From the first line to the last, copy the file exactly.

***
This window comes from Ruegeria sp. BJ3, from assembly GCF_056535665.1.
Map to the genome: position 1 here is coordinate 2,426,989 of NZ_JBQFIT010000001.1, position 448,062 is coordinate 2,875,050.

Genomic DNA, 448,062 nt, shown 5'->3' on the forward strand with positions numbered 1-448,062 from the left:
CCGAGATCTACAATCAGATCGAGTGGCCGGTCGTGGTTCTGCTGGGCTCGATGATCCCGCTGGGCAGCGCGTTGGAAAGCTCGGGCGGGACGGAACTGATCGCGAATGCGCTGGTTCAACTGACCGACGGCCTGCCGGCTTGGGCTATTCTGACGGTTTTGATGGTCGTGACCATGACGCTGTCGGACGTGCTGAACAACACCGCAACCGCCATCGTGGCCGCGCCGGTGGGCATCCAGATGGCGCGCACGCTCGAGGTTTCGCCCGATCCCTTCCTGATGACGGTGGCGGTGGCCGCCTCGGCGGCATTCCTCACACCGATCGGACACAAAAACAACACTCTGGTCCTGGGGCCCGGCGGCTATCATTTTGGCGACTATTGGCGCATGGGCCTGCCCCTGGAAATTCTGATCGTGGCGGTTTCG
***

This window comes from Ruegeria sp. BJ3, from assembly GCF_056535665.1.
Map to the genome: position 1 here is coordinate 2,426,989 of NZ_JBQFIT010000001.1, position 448,062 is coordinate 2,875,050.

Genomic DNA, 448,062 nt, shown 5'->3' on the forward strand with positions numbered 1-448,062 from the left:
CCGAGATCTACAATCAGATCGAGTGGCCGGTCGTGGTTCTGCTGGGCTCGATGATCCCGCTGGGCAGCGCGTTGGAAAGCTCGGGCGGGACGGAACTGATCGCGAATGCGCTGGTTCAACTGACCGACGGCCTGCCGGCTTGGGCTATTCTGACGGTTTTGATGGTCGTGACCATGACGCTGTCGGACGTGCTGAACAACACCGCAACCGCCATCGTGGCCGCGCCGGTGGGCATCCAGATGGCGCGCACGCTCGAGGTTTCGCCCGATCCCTTCCTGATGACGGTGGCGGTGGCCGCCTCGGCGGCATTCCTCACACCGATCGGACACAAAAACAACACTCTGGTCCTGGGGCCCGGCGGCTATCATTTTGGCGACTATTGGCGCATGGGCCTGCCCCTGGAAATTCTGATCGTGGCGGTTTCG